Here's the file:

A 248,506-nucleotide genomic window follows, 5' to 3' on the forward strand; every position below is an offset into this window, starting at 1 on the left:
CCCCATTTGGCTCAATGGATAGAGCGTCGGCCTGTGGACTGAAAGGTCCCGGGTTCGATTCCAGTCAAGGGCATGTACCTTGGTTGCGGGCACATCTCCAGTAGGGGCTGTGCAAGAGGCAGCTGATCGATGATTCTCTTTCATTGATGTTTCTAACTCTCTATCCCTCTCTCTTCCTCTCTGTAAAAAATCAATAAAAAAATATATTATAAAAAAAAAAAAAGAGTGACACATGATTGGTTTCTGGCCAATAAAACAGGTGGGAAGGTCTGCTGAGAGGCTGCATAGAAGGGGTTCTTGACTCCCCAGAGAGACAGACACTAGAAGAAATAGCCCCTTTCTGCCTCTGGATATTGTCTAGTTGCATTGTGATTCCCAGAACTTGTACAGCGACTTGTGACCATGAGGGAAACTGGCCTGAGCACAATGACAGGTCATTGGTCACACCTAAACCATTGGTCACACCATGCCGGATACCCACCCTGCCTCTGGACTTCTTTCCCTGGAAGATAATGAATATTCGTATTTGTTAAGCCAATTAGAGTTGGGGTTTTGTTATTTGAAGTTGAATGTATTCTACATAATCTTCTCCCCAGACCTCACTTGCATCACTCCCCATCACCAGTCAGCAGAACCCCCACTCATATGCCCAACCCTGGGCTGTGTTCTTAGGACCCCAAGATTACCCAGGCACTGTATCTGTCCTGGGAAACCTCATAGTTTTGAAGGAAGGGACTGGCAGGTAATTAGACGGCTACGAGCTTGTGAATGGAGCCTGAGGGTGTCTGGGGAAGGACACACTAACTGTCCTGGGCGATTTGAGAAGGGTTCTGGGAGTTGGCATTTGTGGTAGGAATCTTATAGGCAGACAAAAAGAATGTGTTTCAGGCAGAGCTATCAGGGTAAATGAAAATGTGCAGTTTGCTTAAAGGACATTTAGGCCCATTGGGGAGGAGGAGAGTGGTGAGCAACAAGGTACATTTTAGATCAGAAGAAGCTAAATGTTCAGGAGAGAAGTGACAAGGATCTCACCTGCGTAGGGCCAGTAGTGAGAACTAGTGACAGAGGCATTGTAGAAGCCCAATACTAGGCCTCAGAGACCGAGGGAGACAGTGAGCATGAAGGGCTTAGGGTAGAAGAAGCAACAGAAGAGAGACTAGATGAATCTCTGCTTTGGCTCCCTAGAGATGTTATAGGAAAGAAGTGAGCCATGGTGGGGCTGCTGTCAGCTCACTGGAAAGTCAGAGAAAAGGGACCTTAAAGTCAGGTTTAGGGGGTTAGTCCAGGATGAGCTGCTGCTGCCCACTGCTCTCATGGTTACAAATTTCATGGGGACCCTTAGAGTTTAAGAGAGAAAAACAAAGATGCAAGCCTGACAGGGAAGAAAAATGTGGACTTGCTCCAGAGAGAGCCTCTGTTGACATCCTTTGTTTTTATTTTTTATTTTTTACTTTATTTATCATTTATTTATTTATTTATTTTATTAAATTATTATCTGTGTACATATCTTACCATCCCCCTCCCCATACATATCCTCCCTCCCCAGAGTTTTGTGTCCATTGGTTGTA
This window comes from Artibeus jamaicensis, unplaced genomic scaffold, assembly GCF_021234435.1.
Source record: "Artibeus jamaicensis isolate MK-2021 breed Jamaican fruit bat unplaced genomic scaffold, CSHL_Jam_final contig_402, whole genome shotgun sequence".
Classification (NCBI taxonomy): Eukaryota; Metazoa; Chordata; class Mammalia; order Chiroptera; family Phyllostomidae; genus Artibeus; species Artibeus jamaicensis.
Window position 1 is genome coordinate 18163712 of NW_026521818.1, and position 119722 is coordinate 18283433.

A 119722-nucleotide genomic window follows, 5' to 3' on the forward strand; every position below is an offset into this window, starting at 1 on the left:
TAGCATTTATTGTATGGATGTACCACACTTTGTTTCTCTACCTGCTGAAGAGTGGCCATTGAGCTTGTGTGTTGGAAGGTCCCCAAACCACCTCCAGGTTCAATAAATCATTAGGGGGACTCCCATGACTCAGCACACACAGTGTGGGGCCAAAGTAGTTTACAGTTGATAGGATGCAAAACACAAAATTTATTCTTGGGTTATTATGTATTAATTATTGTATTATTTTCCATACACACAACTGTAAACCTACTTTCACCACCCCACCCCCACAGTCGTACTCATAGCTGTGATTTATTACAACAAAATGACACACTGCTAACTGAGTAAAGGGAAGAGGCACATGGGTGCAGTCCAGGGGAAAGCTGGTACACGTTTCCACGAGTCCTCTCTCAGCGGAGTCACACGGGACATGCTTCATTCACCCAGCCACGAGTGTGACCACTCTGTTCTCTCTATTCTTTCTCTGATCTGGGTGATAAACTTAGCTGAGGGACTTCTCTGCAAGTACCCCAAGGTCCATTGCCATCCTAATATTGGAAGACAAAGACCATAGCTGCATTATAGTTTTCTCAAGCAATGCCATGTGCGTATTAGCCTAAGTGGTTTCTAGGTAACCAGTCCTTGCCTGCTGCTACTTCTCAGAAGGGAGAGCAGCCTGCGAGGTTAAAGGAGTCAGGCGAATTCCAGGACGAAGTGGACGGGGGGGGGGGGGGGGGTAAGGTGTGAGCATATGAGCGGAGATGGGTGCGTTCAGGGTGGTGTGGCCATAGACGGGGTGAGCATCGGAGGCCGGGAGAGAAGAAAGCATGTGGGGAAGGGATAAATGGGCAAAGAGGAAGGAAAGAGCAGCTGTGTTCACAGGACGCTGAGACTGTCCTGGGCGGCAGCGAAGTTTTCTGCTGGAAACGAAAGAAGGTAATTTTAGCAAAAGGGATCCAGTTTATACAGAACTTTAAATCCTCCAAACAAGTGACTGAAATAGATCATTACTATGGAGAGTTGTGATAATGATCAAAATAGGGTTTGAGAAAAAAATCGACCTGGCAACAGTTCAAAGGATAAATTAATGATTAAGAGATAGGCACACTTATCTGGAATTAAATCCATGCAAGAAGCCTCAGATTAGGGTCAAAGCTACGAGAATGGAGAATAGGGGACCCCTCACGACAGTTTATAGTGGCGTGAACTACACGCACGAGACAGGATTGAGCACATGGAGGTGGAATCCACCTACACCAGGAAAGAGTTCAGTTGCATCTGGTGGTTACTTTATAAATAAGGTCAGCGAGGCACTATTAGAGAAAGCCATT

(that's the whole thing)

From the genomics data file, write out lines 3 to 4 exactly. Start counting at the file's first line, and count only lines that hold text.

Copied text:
This window comes from Artibeus jamaicensis, unplaced genomic scaffold, assembly GCF_021234435.1.
Source record: "Artibeus jamaicensis isolate MK-2021 breed Jamaican fruit bat unplaced genomic scaffold, CSHL_Jam_final contig_402, whole genome shotgun sequence".